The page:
Tuesday, March 19, 2013

Tool Box Repair

This is a tale of overcoming poor customer service.

I have to be fair. It was not terrible customer service. I don't even think I would call it bad customer service. It just wasn't good customer service.

Let's start at the beginning.

For the past couple years, I have been making do with my tools stored in various cardboard boxes and tool bags. This is less than optimal, especially when I am digging through a box unable to find what I was looking for.

On Black Friday, with the encouragement and support of my girlfriend, I purchased a tool box.

A large tool box.

A beautiful tool box with shallow drawers that can hold a single layer of well-organized tools.

I purchased it at a Lowes that was three hours away from where I live. I was spending Thanksgiving with family in the area.

Once I got it home, I unpacked it, and discovered a sad surprise. The front of one of the drawers was damaged.

It looks like it was hit with something. The aluminum handle was scraped and bent. The stainless drawer front was also bent. It was bad enough to have broken the rivet that attached that end of the handle to the drawer.

This made me sad.

I had noticed a hole in the cardboard box when we were loading it into my car, but I hadn't thought anything of it at the time. If I had caught it then, I could have exchanged it on the spot. That would have been much easier. I think the lesson to be learned is to unpack things before leaving the parking lot. Especially if there is any damage to the packaging. Oh well.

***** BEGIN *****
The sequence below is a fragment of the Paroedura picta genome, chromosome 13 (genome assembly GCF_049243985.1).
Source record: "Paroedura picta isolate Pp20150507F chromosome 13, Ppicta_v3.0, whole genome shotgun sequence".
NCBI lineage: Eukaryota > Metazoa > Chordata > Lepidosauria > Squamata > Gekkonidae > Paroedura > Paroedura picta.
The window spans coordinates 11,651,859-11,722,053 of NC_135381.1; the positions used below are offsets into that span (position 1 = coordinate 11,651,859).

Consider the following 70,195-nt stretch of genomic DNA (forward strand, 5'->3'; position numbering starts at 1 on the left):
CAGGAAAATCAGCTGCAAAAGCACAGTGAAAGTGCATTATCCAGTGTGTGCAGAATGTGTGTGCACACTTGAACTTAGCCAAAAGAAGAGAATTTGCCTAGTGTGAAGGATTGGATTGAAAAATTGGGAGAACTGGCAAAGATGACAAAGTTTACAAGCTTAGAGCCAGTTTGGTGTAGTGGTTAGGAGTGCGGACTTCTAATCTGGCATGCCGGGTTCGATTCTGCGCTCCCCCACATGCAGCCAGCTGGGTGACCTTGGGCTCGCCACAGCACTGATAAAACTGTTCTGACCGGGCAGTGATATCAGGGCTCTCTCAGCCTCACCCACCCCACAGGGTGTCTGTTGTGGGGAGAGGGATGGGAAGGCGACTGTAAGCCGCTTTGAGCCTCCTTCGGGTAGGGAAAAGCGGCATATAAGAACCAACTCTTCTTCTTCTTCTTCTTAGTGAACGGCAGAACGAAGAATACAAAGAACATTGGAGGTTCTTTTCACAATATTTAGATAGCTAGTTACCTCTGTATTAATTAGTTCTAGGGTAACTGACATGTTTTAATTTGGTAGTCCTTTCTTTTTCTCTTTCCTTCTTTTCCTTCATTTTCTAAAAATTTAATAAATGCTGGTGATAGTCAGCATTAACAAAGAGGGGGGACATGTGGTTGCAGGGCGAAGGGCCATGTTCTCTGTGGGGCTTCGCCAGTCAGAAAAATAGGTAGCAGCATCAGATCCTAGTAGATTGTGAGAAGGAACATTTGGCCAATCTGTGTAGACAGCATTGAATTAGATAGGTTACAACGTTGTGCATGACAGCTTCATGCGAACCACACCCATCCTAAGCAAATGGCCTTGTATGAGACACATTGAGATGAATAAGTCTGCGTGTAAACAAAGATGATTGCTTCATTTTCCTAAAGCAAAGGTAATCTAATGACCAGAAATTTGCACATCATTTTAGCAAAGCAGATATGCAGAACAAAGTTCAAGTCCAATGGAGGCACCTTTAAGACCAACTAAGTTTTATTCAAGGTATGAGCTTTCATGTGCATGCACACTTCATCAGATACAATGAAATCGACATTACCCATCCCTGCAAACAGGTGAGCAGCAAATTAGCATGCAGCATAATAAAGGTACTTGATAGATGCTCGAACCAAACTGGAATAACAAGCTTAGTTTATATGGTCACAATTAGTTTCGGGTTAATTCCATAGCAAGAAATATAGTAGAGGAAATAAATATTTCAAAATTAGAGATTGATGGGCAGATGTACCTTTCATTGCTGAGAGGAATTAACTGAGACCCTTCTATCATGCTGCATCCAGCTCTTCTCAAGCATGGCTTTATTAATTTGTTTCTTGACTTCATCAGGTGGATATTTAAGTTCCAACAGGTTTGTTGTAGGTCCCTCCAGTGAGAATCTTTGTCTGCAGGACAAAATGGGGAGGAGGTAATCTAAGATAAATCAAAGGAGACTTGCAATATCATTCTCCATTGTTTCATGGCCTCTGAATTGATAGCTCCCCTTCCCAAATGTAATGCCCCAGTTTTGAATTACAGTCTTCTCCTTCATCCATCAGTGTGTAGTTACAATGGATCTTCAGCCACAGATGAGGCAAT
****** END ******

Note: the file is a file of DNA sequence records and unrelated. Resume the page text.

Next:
Luckily, there was a customer service number printed on the front cover of the instruction manual. It said to call them before returning it to the store. It stated their hours to be 8 a.m. to 8 p.m. Monday through Friday.

It was early in the evening, so I gave them a call. I was quickly informed that the department I needed for my product closed at 5:00 or 6:00 p.m. and was given a different number to try the next business day. It annoyed me that both the number and hours printed on the manual for my product were wrong.

When I got ahold of them, I was given an email address and told to send them my information, a copy of the receipt, and a clear description of the problem.

I couldn't find my receipt, which made me annoyed with myself. Luckily Lowes has an easy way to request a duplicate receipt. It took 10 business days, which I was perfectly fine with. I was the one that had lost the receipt, after all. Once I had a copy of the receipt, I sent the email. The email included the sentence:
The face of the drawer measures approximately 23" wide by 2" tall.
I got a response the same day. They did not have the drawer front available, but they did have the handle. I was disappointed, and I considered taking it back. But, it is rather heavy and difficult to move. I asked them to send me the handle since that is what had the worst damage. I was pretty sure I could straighten the drawer front.

I had access to a 20 ton shop press. I used it and some gentle guidance with a rubber mallet to flatten out the bent drawer front.

Here is the before picture:

 And this is what it looked like after.

It is not perfect, but few things are. 

Six days later, I had a package waiting for me. It was a drawer handle. It even included replacement rivets.

The only problem with it was that it was the wrong handle. The one they sent me was 36.5" long. I considered cutting it to size, but none of the rivet holes lined up. I was hesitant to drill the holes since they had to line up perfectly with the ones on the drawer for the rivets to hold, and it was an awkward angle to drill in place.

I emailed back and explained the misunderstanding. They respond the next day that they will gladly supply the correct one after I ship back the one they sent.